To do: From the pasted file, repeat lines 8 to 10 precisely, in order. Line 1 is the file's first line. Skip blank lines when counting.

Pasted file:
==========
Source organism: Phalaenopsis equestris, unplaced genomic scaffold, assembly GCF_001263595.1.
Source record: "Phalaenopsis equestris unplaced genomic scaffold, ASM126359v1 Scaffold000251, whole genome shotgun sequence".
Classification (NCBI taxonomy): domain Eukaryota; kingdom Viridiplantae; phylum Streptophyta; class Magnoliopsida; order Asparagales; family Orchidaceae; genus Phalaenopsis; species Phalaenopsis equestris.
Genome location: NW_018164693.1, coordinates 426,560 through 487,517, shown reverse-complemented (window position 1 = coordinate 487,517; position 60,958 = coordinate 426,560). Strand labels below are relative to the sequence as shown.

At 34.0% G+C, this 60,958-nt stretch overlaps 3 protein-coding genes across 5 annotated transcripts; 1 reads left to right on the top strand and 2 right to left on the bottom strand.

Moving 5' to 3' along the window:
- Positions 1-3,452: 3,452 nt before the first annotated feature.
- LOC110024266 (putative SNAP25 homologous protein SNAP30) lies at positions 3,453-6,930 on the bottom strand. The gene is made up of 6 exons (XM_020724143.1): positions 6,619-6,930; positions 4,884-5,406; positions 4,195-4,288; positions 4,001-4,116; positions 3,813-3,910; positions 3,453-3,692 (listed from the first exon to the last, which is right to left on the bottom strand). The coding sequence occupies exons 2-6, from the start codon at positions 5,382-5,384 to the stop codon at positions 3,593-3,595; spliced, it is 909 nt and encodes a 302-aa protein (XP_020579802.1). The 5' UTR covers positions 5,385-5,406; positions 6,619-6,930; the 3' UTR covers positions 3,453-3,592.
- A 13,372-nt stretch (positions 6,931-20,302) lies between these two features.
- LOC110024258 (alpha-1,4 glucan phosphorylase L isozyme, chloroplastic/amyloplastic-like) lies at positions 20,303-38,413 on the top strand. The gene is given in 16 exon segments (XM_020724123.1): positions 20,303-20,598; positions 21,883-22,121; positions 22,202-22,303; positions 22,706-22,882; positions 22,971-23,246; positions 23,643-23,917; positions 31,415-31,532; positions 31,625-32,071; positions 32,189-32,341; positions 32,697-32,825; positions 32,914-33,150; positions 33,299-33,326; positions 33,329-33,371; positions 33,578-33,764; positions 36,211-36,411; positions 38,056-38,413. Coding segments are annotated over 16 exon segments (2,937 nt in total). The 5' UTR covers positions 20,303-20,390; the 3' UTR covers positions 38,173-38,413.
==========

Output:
- LOC110024266 (putative SNAP25 homologous protein SNAP30) lies at positions 3,453-6,930 on the bottom strand. The gene is made up of 6 exons (XM_020724143.1): positions 6,619-6,930; positions 4,884-5,406; positions 4,195-4,288; positions 4,001-4,116; positions 3,813-3,910; positions 3,453-3,692 (listed from the first exon to the last, which is right to left on the bottom strand). The coding sequence occupies exons 2-6, from the start codon at positions 5,382-5,384 to the stop codon at positions 3,593-3,595; spliced, it is 909 nt and encodes a 302-aa protein (XP_020579802.1). The 5' UTR covers positions 5,385-5,406; positions 6,619-6,930; the 3' UTR covers positions 3,453-3,592.
- A 13,372-nt stretch (positions 6,931-20,302) lies between these two features.
- LOC110024258 (alpha-1,4 glucan phosphorylase L isozyme, chloroplastic/amyloplastic-like) lies at positions 20,303-38,413 on the top strand. The gene is given in 16 exon segments (XM_020724123.1): positions 20,303-20,598; positions 21,883-22,121; positions 22,202-22,303; positions 22,706-22,882; positions 22,971-23,246; positions 23,643-23,917; positions 31,415-31,532; positions 31,625-32,071; positions 32,189-32,341; positions 32,697-32,825; positions 32,914-33,150; positions 33,299-33,326; positions 33,329-33,371; positions 33,578-33,764; positions 36,211-36,411; positions 38,056-38,413. Coding segments are annotated over 16 exon segments (2,937 nt in total). The 5' UTR covers positions 20,303-20,390; the 3' UTR covers positions 38,173-38,413.